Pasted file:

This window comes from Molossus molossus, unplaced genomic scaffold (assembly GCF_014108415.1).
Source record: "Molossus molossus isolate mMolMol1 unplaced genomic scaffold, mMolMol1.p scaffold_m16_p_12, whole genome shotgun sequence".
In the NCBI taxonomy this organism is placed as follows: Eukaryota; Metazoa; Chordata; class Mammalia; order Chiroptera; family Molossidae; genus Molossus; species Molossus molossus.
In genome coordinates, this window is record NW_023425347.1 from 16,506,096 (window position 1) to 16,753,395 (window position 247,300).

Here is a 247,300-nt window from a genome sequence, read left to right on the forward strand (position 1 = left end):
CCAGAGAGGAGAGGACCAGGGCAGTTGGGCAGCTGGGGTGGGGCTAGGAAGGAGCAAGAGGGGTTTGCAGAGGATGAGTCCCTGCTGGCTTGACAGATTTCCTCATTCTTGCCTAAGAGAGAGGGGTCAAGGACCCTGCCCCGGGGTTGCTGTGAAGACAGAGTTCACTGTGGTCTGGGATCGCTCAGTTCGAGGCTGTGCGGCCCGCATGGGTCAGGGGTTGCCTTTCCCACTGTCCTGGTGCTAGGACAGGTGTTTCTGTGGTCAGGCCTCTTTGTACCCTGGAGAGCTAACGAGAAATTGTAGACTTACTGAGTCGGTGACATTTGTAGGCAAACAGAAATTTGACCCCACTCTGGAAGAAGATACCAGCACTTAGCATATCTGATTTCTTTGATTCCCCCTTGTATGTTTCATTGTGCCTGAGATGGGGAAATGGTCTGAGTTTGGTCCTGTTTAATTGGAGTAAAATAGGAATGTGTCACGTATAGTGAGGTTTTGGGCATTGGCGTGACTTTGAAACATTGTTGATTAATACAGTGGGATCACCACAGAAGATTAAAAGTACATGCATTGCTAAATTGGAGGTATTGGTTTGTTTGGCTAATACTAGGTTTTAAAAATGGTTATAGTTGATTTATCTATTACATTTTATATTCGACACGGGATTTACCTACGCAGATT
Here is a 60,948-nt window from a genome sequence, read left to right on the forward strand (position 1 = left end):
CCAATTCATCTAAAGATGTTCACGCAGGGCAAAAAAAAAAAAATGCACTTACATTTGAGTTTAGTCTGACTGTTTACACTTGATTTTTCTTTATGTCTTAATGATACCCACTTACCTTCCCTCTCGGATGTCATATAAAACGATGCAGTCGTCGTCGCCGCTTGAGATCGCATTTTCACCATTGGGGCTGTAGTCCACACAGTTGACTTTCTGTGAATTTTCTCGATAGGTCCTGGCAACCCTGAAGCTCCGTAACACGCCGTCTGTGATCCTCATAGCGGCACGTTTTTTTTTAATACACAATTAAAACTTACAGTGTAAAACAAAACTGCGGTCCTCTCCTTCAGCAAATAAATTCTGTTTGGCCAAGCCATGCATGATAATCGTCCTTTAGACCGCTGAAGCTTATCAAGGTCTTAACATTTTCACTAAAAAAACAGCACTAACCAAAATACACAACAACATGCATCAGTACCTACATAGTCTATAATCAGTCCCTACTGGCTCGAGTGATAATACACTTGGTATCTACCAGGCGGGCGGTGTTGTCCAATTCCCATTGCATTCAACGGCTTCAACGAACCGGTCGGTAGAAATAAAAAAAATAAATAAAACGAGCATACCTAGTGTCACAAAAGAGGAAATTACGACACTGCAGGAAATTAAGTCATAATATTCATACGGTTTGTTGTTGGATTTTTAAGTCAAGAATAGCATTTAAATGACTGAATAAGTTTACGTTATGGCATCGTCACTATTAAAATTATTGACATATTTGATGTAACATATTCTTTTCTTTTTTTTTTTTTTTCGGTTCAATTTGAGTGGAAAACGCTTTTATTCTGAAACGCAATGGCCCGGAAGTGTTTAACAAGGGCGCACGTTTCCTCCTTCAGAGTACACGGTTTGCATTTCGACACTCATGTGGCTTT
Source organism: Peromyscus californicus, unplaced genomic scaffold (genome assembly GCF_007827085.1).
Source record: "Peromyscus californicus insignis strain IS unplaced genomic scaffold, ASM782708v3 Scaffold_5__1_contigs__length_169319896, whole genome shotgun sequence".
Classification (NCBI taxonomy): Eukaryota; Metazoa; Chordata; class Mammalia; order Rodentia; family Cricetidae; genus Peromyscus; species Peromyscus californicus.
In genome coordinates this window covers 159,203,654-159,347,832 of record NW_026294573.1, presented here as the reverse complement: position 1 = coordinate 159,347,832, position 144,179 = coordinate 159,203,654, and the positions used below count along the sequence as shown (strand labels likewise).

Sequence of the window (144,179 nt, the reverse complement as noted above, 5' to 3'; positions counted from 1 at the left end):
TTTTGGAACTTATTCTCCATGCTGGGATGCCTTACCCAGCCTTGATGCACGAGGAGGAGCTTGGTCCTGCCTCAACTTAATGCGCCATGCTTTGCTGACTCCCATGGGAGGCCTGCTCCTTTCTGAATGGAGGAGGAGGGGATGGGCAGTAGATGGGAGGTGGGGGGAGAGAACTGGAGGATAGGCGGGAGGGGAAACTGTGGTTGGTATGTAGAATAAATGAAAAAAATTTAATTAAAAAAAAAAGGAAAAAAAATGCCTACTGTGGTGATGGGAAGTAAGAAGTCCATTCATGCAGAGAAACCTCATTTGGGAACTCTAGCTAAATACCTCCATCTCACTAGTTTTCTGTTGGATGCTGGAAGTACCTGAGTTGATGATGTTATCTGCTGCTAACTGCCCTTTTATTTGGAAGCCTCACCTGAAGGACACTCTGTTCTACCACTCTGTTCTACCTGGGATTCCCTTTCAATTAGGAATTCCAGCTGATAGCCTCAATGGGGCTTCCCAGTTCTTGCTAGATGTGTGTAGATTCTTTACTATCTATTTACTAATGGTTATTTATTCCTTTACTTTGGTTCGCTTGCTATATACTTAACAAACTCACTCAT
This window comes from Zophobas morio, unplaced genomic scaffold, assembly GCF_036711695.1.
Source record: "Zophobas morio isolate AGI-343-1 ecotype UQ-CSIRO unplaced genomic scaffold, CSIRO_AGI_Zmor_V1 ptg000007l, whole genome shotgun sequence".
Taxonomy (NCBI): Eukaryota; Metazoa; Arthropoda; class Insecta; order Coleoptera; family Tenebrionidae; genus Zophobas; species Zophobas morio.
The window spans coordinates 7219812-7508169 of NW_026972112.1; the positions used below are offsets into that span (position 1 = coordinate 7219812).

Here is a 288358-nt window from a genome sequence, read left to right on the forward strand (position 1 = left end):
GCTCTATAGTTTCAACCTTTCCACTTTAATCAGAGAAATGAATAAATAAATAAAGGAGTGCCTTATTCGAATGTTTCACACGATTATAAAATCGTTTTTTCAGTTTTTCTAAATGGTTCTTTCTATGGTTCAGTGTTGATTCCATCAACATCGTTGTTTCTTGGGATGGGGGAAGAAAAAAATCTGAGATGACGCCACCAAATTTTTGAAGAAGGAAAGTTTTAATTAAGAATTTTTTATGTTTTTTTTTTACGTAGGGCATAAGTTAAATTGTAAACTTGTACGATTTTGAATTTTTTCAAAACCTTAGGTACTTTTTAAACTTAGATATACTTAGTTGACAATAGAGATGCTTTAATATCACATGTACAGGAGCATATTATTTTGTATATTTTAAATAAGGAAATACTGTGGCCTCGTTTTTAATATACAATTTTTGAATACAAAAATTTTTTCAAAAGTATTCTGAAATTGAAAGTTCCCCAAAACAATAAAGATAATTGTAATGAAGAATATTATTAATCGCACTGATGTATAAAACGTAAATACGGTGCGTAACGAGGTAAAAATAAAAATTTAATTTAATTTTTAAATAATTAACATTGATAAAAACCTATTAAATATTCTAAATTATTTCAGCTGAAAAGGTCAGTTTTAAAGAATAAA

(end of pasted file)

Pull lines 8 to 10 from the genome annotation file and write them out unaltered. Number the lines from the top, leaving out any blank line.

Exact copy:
CCAATTCATCTAAAGATGTTCACGCAGGGCAAAAAAAAAAAAATGCACTTACATTTGAGTTTAGTCTGACTGTTTACACTTGATTTTTCTTTATGTCTTAATGATACCCACTTACCTTCCCTCTCGGATGTCATATAAAACGATGCAGTCGTCGTCGCCGCTTGAGATCGCATTTTCACCATTGGGGCTGTAGTCCACACAGTTGACTTTCTGTGAATTTTCTCGATAGGTCCTGGCAACCCTGAAGCTCCGTAACACGCCGTCTGTGATCCTCATAGCGGCACGTTTTTTTTTAATACACAATTAAAACTTACAGTGTAAAACAAAACTGCGGTCCTCTCCTTCAGCAAATAAATTCTGTTTGGCCAAGCCATGCATGATAATCGTCCTTTAGACCGCTGAAGCTTATCAAGGTCTTAACATTTTCACTAAAAAAACAGCACTAACCAAAATACACAACAACATGCATCAGTACCTACATAGTCTATAATCAGTCCCTACTGGCTCGAGTGATAATACACTTGGTATCTACCAGGCGGGCGGTGTTGTCCAATTCCCATTGCATTCAACGGCTTCAACGAACCGGTCGGTAGAAATAAAAAAAATAAATAAAACGAGCATACCTAGTGTCACAAAAGAGGAAATTACGACACTGCAGGAAATTAAGTCATAATATTCATACGGTTTGTTGTTGGATTTTTAAGTCAAGAATAGCATTTAAATGACTGAATAAGTTTACGTTATGGCATCGTCACTATTAAAATTATTGACATATTTGATGTAACATATTCTTTTCTTTTTTTTTTTTTTTCGGTTCAATTTGAGTGGAAAACGCTTTTATTCTGAAACGCAATGGCCCGGAAGTGTTTAACAAGGGCGCACGTTTCCTCCTTCAGAGTACACGGTTTGCATTTCGACACTCATGTGGCTTT
Source organism: Peromyscus californicus, unplaced genomic scaffold (genome assembly GCF_007827085.1).
Source record: "Peromyscus californicus insignis strain IS unplaced genomic scaffold, ASM782708v3 Scaffold_5__1_contigs__length_169319896, whole genome shotgun sequence".